On her first night at the clinic, she finds a spray of fresh white orchids has been delivered to her room. She assumes they must come from the doctor. She has had a glance around the dining room and concluded that none of her fellow patients is “the white orchid type.” Then she finds out these orchids are a standing order – from a man who ‘left’ the sanatorium six months ago to a woman who ‘left’ it only last night. She realises she is in receipt of flowers sent by a dead man to a dead woman. It is a concept so morbid it smacks of outright necrophilia. The music by Miklos Rozsa goes into a lyrical frenzy surpassing even his Oscar-winning score for Spellbound (1945). She throws herself ever deeper – metaphorically speaking – into the arms of her doctor. Ah, but all may not be quite as it appears…

On her arrival, the doctor forbids her to smoke and takes her cigarette lighter – monogrammed with her initials KD for Karen Duncan – away for safe keeping. (We may be glad it is not engraved with Barbara Stanwyck’s own initials, BS.) One day she breaks into his private sanctum, opens a drawer and finds a whole trove of cigarette lighters that were left behind by previous (and deceased) lady patients. She starts to suspect, as we do, that her doctor’s methods are a fairly serious violation of the Hippocratic Oath. Is he in the habit of fucking his patients until they get better? Or – and this sounds a lot more likely – of fucking his patients until they die? This story, which is allegedly by Erich Maria Remarque, is coming more and more to resemble The Magic Mountain as rewritten by Mills & Boon.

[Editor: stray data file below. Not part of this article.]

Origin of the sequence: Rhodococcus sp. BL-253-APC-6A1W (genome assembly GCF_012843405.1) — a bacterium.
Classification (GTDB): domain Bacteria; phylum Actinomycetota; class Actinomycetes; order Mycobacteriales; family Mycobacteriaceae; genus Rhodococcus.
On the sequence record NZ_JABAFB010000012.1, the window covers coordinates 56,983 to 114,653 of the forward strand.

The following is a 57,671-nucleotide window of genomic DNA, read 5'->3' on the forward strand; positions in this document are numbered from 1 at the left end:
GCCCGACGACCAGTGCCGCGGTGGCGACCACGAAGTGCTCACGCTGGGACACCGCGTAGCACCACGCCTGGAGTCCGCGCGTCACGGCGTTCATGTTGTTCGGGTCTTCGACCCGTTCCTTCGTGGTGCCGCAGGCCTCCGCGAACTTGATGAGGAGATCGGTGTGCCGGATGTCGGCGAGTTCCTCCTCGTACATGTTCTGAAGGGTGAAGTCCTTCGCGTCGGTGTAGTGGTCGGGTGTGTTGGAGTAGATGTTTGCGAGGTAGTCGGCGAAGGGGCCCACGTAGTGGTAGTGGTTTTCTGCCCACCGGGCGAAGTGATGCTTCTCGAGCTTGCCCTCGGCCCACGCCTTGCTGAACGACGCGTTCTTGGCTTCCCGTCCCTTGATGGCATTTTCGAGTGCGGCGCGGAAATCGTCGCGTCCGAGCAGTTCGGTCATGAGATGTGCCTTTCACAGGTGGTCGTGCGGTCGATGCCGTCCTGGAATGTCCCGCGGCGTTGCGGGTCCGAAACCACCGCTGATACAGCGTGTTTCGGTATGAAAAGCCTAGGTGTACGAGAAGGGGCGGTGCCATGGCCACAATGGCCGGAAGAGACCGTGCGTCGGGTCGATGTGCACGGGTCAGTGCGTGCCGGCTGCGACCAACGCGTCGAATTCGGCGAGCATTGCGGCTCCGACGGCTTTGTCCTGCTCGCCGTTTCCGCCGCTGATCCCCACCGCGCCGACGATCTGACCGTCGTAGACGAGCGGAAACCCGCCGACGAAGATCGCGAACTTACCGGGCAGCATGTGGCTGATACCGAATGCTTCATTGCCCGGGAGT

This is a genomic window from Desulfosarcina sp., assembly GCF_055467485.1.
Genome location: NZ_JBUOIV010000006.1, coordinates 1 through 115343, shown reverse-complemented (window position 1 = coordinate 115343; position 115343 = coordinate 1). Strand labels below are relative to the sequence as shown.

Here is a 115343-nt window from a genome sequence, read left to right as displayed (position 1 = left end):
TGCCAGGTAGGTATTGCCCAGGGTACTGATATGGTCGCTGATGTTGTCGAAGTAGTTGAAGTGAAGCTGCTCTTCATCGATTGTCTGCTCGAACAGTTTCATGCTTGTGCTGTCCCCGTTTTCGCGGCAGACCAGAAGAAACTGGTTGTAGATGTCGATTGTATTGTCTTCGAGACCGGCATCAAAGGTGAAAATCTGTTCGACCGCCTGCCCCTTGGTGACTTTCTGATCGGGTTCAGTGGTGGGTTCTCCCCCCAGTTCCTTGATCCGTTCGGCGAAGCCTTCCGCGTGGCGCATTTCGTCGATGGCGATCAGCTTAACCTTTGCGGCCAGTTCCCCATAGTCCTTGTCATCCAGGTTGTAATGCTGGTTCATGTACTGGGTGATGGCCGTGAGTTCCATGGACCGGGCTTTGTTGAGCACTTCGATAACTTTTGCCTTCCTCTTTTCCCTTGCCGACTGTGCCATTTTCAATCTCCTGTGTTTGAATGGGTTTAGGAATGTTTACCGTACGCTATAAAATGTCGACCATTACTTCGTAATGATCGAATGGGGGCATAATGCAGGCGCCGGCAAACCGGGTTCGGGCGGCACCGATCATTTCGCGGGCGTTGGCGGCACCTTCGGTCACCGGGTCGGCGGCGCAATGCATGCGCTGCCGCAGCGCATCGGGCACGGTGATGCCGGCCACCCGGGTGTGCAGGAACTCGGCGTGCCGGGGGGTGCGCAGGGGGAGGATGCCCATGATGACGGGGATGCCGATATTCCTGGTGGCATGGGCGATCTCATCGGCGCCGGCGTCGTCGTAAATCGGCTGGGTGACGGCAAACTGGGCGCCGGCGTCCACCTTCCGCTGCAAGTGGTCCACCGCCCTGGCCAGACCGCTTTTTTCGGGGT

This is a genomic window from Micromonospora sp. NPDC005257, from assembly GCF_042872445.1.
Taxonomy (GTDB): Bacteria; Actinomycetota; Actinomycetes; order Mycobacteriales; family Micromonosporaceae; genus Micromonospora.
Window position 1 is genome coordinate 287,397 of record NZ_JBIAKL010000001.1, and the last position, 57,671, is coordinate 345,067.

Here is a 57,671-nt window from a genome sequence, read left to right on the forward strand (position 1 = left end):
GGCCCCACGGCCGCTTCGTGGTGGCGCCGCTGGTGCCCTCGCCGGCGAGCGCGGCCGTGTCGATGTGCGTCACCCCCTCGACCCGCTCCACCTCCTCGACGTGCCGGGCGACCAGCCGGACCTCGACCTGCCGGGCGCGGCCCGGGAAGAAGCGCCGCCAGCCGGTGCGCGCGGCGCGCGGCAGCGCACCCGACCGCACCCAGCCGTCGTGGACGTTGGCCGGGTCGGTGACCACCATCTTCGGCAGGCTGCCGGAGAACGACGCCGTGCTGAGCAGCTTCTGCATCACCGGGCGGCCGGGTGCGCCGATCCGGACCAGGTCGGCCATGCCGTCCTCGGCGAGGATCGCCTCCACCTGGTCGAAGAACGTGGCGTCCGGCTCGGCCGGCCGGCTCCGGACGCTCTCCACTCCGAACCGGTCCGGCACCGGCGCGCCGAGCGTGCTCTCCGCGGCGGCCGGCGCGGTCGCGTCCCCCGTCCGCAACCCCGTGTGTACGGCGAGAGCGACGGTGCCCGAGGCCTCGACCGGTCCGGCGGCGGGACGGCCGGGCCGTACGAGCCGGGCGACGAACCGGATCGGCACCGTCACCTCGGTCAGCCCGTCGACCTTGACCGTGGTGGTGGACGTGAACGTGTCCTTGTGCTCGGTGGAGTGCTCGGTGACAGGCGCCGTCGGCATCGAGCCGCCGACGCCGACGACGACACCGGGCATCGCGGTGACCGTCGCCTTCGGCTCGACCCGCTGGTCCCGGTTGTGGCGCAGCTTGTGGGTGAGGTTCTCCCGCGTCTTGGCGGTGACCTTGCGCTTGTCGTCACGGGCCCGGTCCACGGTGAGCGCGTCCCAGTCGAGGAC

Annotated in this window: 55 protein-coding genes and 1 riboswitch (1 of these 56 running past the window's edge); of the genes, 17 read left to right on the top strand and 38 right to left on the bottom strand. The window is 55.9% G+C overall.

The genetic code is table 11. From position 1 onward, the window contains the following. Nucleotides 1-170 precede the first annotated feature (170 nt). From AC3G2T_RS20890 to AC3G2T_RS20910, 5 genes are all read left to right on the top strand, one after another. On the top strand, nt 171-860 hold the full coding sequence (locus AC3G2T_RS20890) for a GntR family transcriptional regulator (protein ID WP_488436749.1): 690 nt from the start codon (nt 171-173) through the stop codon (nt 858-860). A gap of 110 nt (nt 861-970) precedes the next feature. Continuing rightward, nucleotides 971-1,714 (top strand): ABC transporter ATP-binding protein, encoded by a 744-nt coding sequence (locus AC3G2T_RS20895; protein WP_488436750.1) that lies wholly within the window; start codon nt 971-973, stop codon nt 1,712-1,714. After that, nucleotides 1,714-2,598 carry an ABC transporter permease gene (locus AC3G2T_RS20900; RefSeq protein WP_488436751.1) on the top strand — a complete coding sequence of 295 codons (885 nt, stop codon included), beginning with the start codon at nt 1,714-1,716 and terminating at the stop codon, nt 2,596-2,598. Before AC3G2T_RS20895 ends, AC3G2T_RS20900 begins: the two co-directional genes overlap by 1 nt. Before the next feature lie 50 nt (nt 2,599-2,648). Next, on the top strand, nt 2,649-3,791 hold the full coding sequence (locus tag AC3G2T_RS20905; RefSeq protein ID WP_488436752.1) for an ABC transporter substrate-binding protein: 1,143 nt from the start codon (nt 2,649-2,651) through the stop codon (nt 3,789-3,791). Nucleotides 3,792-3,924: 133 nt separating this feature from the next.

Hell, of course, hath no fury that is quite like Barbara Stanwyck scorned. No matter if she is at death’s door. She takes up with a dashing racing-car driver (Richard Conte) who just happens to be driving round that particular mountain. In defiance of the best medical advice, he whisks her off to Monte Carlo. She sits up late at the gaming tables, where a sexy croupier (Gilbert Roland) gives her smouldering glances over a big stack of chips. She even gets to attend a party on board a yacht thrown by Natalie Shafer, famous to viewers of a certain age as the fruity and snooty Mrs Howell on the 60s TV sitcom Gilligan’s Island. A life-threatening illness seems a small price to pay for such an honour. But this jet-set debauchery swiftly goes pear-shaped. Babs ends up in the most perilous situation a consumptive heroine can face – wandering about Monte Carlo in the rain, clad in white mink and chiffon and minus an umbrella!

Speaking of outfits, the wardrobe that Edith Head designed for The Other Love must surely have been le dernier cri in tubercular chic. Most memorable is a long white Grecian shift with a black diamante sunburst at the waist, which our heroine wears to dine at the sanatorium. (Yes, this is the sort of hospital where the patients dress for dinner.) Memorable too, and for all the wrong reasons, is a truly hideous spangled sweater with Christmas trees and reindeer crawling across it. Like any great star, Barbara Stanwyck is impervious to embarrassment – but this looks like something a butch lady detective in a Scandi crime drama might wear in a festive mood. The star would not play an overt lesbian role until A Walk on the Wild Side (1962) but there she had Capucine as motivation.